Similarly, those tracts designated as less affluent were less likely than more affluent tracts to be located near any facility (30 percent versus 77 percent), BICOE-designated facilities (1 percent versus 37 percent), facilities that offer diagnostic mammography (23 percent versus 61 percent), facilities with at least one breast imaging-dedicated radiologist (27 percent versus 71 percent) and facilities with digital machines (16 percent versus 61 percent).

"We recognize that geographic access is only one potential barrier in accessing facilities with quality mammography screening," Khan said. "Other factors, such as insurance status, beliefs about screening and competing priorities, also affect access and utilization of mammography screening."

The study was funded by the Susan G. Komen for the Cure Postbaccalaureate Training in Disparities Research Grant, awarded to the University of Illinois at Chicago.

Explore further: Mammography use up for US immigrants

Related Stories

Mammography use up for US immigrants

September 19, 2011
While mammography rates have improved among foreign-born women residing in the United States, these women are still less likely to have undergone breast cancer screening than native-born U.S. women.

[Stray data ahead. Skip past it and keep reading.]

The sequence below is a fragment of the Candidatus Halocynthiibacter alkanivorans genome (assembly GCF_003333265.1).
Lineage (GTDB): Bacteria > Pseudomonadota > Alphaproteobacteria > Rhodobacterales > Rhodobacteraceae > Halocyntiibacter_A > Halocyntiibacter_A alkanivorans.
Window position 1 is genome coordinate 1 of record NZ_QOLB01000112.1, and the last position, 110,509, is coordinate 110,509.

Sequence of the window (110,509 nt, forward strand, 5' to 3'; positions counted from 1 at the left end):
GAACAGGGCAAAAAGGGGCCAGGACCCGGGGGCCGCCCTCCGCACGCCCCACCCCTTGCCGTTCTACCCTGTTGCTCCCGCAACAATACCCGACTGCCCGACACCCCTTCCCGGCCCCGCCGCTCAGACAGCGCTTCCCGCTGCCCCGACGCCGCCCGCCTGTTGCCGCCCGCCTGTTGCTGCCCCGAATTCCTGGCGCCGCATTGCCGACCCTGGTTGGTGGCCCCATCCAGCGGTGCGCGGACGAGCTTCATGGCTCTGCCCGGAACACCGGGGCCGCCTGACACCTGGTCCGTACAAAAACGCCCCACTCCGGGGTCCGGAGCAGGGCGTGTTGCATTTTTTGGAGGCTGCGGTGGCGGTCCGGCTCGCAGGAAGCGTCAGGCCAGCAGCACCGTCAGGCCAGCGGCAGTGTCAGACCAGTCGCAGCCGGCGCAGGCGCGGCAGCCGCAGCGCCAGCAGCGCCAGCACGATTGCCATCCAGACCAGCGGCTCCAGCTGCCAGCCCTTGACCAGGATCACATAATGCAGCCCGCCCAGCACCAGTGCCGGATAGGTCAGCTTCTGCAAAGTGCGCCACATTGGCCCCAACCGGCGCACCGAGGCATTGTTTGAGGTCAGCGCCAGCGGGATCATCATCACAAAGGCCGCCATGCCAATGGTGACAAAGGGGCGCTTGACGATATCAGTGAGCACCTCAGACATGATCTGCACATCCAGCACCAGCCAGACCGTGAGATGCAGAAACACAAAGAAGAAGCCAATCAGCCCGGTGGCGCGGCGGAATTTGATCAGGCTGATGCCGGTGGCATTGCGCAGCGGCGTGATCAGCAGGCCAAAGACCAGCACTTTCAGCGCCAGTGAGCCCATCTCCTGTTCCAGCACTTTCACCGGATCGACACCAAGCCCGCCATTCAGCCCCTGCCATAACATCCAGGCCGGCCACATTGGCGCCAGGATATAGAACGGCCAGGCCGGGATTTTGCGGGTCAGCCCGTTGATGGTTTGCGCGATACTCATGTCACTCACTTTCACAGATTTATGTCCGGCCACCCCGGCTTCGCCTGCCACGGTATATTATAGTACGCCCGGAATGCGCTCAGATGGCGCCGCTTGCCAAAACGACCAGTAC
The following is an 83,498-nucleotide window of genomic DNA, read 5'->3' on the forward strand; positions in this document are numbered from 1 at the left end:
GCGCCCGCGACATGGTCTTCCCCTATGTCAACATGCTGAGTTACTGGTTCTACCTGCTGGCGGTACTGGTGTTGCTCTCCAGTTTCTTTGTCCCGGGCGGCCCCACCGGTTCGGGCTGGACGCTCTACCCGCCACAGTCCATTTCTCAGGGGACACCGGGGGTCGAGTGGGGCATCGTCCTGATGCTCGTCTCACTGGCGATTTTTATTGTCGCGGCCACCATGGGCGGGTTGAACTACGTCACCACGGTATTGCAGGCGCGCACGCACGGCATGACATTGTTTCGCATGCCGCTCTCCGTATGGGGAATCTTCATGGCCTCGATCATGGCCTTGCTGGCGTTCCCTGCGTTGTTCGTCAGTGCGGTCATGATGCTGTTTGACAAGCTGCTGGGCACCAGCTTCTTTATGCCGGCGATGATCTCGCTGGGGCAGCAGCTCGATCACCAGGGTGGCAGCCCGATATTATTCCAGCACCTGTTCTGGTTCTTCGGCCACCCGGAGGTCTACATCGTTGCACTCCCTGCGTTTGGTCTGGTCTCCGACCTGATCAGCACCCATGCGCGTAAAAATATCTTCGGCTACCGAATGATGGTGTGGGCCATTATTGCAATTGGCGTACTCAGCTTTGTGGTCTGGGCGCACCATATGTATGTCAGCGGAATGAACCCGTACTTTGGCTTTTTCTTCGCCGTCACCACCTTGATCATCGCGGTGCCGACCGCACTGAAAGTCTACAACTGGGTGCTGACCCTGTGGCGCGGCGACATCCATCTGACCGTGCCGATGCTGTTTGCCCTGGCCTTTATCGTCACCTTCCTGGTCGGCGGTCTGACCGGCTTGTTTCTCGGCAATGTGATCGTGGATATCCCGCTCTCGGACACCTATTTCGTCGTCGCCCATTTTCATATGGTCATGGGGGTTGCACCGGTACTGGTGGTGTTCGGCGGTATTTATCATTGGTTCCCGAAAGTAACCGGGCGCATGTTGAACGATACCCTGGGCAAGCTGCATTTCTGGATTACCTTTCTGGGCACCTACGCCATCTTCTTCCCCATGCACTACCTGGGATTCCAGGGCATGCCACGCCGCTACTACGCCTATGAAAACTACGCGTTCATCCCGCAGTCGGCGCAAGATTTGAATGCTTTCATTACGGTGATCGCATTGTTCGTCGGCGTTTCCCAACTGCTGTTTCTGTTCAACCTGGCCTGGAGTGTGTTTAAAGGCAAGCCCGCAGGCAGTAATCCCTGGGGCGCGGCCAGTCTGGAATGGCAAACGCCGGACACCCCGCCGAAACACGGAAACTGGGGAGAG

New national poll: 89 percent of women said mammograms vital to their health

September 27, 2011
According to a recent poll of 1,000 American voters conducted for the American College of Radiology, nearly 9-in-10 women reported that having a regular mammogram gave them a feeling of control over their own health care. ...

Mammography-detected breast cancer in 40-49 year-olds has better prognosis

February 22, 2012
Based on a study of nearly 2,000 breast cancer patients, researchers at the Swedish Cancer Institute in Seattle say that, in women between the ages of 40 and 49, breast cancers detected by mammography have a better prognosis. ...

Rural women more likely to be diagnosed with most serious form of breast cancer

October 24, 2011
Women living in rural areas face unique challenges concerning health and wellness issues. Now, an MU researcher has found that rural women are more likely than women living in cities to be diagnosed with late-stage breast ...

Recommended for you

Lung cancer triggers pulmonary hypertension

November 17, 2017